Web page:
Preheat the oven to 325˚F (165˚C). Butter three 8-inch (20-cm) cake pans, line them with parchment paper, and butter the parchment. Dust with flour and knock out the excess.
In a small saucepan over very low heat, stir together 2 cups (480 ml) of water with the purple yam powder and cook, stirring occasionally, until the mixture is rehydrated, between 5 and 20 minute depending on the heat. Once the mixture looks and feels like mashed potatoes (or mashed yams) remove it from the heat and whisk in the canola oil.
In a large bowl, sift both flours, the baking powder, baking soda, and salt. Set aside.
In the bowl of a standing mixer fitted with the paddle attachment, beat the butter and shortening on medium speed until cream, 3 to 4 minutes. Add the sugar and vanilla and beat on medium speed until the mixture is light and fluffy, about 3 minutes. Turn the mixer to low. Add the flour mixture in three equal parts, alternating with the purple yam mixture, beginning and ending with the flour mixture. Scrape down the sides of the bowl with a rubber spatula and then mix on low speed for a few more seconds.
Mix equal drops of red and blue food dyes in a small bowl to make purple, then scrape it into the cake batter and mix until a pale purple color is achieved.
In a clean bowl, whisk the egg whites by hand or in your standing mixer until soft peaks form, do not overbeat. Using a rubber spatula, gently fold the egg whites into the batter.
Divide the batter equally among all three pans. Use your spatula to spread the batter evenly. Bake the cakes, rotating the pans halfway through baking, until a toothpick inserted in the center of the cakes comes out clean, 20 to 30 minutes. Transfer the pans to a wire rack and cool for 20 minutes. Invert the cakes onto the rack, remove the pans, and let them cool completely. Remove the parchment.
Sift the confectioners' sugar into a large bowl and set aside.
In the bowl of a standing mixer fitted with the paddle attachment, beat the butter until it is completely smooth. Add the cream cheese and beat until combined.
Add the confectioners' sugar, vanilla, if using, and salt and beat just until smooth; do not overbeat or the frosting will lose structure. Chill the frosting in the refrigerator for about 5 minutes. (The frosting can be made up to 24 hours ahead; cover the bowl tightly, refrigerate, and let the filling soften at room temperature before using.)
Place one cake layer on a serving platter. Trim the top to create a flat surface and even spread about 1 1/4 cups (330 g) of the frosting on top. Add the next layer, trim and frost it, then add the third layer. Trim the top layer. Spread a very thin layer of frosting over the sides and top of the cake (a crumb coat, which helps to keep loose cake crumbs under control when you frost the outside of the cake) and place it in the refrigerator to firm up, about 15 minutes.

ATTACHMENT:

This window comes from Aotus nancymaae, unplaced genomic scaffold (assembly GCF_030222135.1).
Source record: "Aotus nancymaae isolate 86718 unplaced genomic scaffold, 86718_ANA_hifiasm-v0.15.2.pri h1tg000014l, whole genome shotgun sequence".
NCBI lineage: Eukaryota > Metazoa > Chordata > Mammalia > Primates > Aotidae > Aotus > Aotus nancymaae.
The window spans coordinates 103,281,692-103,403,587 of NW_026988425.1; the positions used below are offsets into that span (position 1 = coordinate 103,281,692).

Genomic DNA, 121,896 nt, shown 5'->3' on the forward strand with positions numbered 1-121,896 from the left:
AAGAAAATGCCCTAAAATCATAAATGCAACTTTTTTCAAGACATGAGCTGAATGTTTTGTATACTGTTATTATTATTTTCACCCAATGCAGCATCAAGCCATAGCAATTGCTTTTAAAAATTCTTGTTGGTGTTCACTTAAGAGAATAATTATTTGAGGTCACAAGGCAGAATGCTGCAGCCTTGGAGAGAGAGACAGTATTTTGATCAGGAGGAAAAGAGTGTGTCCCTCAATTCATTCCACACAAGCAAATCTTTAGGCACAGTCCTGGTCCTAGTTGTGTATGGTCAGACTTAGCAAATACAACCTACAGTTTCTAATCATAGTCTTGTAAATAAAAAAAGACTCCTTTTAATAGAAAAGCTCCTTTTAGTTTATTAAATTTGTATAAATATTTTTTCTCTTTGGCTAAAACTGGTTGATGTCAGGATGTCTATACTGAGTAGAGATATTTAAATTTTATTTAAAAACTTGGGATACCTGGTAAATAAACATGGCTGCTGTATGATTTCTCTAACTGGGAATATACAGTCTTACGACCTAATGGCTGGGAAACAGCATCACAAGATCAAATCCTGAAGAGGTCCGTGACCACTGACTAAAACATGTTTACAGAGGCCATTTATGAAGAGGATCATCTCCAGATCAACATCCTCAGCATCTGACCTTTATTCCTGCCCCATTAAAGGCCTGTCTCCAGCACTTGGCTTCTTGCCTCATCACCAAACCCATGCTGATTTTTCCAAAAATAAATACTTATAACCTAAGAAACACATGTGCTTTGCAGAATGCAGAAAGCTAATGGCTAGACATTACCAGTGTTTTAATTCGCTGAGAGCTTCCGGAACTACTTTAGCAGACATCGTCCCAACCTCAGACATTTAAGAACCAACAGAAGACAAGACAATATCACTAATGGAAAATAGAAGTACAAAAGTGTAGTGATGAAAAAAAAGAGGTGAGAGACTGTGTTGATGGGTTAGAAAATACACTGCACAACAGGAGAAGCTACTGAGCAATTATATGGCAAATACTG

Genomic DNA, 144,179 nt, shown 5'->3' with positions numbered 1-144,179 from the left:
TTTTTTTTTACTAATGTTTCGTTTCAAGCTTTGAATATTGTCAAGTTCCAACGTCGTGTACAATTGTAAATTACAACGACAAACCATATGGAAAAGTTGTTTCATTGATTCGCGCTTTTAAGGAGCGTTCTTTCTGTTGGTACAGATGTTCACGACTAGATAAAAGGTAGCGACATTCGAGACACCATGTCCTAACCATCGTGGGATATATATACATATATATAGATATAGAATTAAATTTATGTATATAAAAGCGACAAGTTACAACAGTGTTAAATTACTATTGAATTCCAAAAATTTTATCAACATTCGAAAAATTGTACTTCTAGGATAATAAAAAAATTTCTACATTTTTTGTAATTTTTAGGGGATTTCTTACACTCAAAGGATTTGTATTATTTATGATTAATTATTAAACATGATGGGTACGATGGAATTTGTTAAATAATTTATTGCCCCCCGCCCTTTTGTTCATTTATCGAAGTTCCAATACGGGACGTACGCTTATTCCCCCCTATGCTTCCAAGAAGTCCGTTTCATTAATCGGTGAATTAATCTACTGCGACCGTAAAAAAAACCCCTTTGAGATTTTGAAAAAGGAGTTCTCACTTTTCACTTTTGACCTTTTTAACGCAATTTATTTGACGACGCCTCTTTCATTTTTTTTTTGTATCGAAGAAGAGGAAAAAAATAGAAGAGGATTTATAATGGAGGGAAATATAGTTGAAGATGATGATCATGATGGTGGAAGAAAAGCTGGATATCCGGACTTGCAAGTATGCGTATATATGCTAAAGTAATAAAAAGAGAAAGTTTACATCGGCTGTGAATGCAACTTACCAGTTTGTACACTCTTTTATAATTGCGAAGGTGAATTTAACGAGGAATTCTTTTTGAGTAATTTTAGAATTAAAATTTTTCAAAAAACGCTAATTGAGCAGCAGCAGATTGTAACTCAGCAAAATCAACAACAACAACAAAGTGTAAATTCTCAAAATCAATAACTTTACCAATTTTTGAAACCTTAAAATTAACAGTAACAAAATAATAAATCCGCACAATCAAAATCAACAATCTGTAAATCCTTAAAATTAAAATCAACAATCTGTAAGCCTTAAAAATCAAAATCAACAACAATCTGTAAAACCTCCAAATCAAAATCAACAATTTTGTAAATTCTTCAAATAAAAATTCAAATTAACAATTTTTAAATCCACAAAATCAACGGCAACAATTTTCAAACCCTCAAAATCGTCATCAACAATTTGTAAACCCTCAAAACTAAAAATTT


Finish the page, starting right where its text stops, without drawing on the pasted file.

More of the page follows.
Remove the cake from the refrigerator. Frost the sides and top with the remaining frosting. Sprinkle the outer edge of the top of the cake with the sprinkles, if you like. Chill the cake in the refrigerator to set the frosting, about 15 minutes. Slice and serve.
This cake can be covered in a cake saver in a cool room for up to 3 days. If you refrigerate it, make sure to cover it tightly and bring it back to room temperature before serving.
A Note from the Baked Boys about Substituting Sweet Potatoes for Yam Powder:
When you swap out just one ingredient–obscure purple yam powder for standard mashed sweet potatoes–something amazing happens. Essentially you get a whole new cake: entirely different, but entirely delicious on its own. The main difference is the texture. While the texture of the Purple Velvet cake is akin to a red velvet, this potato version has more in common with an apple cake.
Here’s how to do it:
1. Swap the yam powder in the recipe for 2 cups (420 g) roasted, peeled, and mashed sweet potatoes. Ideally use fresh sweet potatoes, though canned puree without any other ingredients should be okay.
2. Bake the mashed sweet potato cake layers slightly longer than the yam powder layers, 5 to 7 more minutes.
Omit the purple food dye. The mashed sweet potato cake is a pretty sherbet-orange color, and the purple dye will just ruin it.
- For the yam powder I ordered and used this Powdered Purple Yam.
- For the purple gel paste, I used Americolor Regal Purple.
- For the purple sprinkle medley, I used a combination of Purple Sixlets (large candy-coated chocolate “sprinkles), Candy Beads in Lavender, Lavender Jimmies, turquoise jimmies + pastel pink jimmies (these were homemade sprinkles I made, but you could use any in these colours for the same effect), and a few Edible Gold Stars. Add equal parts of all of the sprinkles into a plastic zip-top bag and shake to mix. Simply add the sprinkle medley around the other edge of the cake and voila! Purple sprinkles galore!
Wishing you a safe New Year’s Eve filled with utter love and sparkle, friends! xo